Since leaving the relatively secure universe of networks and support services five years ago, my post-RDR world has been solely focused on establishing a new advice business from scratch.
Over the course of time, we, like many, have received a number of approaches to buy the business. Each approach was initially flattering and potentially exciting but, under the microscope, they shared a common deal breaker – we could not see how the “deal” would best serve the interests of our clients.
So, as we have moved into profitability and secured new investment with a strategic partner determined to build a leading national advice brand, we ourselves are now ready to start our journey of acquisitive growth.
Subsequently, we have been looking again at what options are available for firms seeking a good deal for both themselves and their clients.
But who do we benchmark our shiny new acquisition model against? AFH, Ascot Lloyd, Succession, Perspective, Fairstone, Harwood, 1825 or SJP? Or do we go straight to the agent brokers to establish why every firm they represent is worthy of 5x recurring, plus a share of incremental business and, of course, a consultancy fee, all paid up front?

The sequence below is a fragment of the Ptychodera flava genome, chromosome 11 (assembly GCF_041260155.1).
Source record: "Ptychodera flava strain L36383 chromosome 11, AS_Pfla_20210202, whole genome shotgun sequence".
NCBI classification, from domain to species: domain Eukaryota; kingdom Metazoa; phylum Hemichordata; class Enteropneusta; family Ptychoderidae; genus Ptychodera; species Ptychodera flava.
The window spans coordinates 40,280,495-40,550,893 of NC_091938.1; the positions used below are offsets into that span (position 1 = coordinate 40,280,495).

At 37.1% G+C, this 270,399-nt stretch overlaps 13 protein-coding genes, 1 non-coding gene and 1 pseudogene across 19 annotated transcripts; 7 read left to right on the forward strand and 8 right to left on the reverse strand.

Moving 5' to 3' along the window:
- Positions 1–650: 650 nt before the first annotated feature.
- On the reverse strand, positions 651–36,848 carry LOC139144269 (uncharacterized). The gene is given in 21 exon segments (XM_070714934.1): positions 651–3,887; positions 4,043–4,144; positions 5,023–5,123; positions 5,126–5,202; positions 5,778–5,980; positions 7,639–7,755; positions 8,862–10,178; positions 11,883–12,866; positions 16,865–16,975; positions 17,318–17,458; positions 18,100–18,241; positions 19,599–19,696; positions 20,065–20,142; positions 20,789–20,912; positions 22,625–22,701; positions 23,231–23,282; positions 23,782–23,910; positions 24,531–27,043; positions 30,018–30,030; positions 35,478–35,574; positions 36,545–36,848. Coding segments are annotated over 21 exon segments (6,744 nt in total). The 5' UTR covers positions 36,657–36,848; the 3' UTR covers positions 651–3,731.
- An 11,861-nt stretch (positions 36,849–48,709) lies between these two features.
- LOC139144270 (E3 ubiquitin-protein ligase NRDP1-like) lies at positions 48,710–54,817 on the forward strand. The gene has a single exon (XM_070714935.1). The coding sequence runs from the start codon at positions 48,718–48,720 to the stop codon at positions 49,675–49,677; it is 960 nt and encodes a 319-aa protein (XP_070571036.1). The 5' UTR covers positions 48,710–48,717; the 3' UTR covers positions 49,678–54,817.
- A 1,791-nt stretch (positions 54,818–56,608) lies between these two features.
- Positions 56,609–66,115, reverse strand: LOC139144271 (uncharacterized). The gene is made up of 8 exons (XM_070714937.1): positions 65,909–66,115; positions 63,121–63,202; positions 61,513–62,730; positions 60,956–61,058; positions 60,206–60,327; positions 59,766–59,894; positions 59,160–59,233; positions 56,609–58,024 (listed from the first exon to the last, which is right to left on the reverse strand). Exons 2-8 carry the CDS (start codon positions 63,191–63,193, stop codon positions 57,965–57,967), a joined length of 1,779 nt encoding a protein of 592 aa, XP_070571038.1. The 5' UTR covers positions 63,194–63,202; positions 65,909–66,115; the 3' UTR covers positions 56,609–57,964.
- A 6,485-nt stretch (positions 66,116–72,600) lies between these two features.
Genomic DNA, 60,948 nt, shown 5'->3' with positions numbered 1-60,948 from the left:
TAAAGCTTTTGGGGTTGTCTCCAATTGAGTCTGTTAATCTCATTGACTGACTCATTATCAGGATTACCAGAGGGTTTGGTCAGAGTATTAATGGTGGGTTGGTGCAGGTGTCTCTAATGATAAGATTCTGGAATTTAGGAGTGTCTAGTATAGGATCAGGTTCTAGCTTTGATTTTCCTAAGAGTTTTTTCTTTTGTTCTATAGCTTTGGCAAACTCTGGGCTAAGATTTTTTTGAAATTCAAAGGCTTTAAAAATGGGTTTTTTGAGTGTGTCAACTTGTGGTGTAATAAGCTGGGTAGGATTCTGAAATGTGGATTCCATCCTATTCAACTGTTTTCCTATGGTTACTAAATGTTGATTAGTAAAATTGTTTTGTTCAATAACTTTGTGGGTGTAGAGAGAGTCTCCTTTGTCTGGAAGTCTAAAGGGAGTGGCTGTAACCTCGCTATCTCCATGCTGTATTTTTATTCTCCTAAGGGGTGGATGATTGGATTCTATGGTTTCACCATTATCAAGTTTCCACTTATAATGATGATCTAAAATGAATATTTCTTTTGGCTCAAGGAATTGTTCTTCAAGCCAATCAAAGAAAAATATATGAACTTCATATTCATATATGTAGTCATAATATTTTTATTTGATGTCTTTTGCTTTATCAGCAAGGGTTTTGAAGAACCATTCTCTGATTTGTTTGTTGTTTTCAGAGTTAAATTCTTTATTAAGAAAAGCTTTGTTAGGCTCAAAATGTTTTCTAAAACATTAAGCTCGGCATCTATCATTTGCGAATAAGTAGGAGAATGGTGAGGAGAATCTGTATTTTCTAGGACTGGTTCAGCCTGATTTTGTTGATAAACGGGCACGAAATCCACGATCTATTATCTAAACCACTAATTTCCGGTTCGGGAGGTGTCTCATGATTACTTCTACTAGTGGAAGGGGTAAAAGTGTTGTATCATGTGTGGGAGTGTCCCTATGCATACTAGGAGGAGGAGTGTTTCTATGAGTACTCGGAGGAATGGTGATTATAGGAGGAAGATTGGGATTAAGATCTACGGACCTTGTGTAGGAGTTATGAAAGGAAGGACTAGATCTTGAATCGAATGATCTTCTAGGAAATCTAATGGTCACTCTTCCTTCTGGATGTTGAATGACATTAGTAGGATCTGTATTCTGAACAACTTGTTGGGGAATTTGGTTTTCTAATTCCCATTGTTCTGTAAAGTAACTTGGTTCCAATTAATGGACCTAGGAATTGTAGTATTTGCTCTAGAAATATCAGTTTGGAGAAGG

Call me naive but I would suggest the reality is quite different. The majority of IFA owners I have spoken to over the last 25 years know full well how much money they could get for their business but do not know how to be sure their clients, friends, goodwill or legacy will be treated going forwards.
Of course, these firms will all promise fantastic customer service, technology, central investment solutions and the like, but I wonder how many would be measured against client satisfaction or experience, or how proud they are to be part of the new organisation.
One of the main risks is linked to the demographics of our profession and the sheer number of advisers looking to sell their business and retire over the next few years.
My fear is that the simple concept of excess supply over demand will lead to a worsening deal for both advisers and clients alike, as those doing the acquiring become singularly focused in their desire for a greater land grab of funds under management.
Over the years, we see surveys and insights occasionally challenge our perceptions. In Australia, advice group IPAC reported that “profitability is more attributable to higher contact with clients by advisers than simply higher levels of FUM”. Who knows, maybe they are right?
Either way, when choosing where to sell a business, I wonder how many principals seek out a deal where their clients benefit from this philosophy, as opposed to the predominance of commercial FUM based models in the market today.
What I am sure about is that advisers have not just been good at building successful businesses but also building and delivering a first-class service to clients. When looking to sell, the continuation of this service must play an important part of any agreement to acquire the business, otherwise we risk client disappointment as an inevitable outcome. That is the deal breaker.
Nick Kelly is chief executive of Alexander House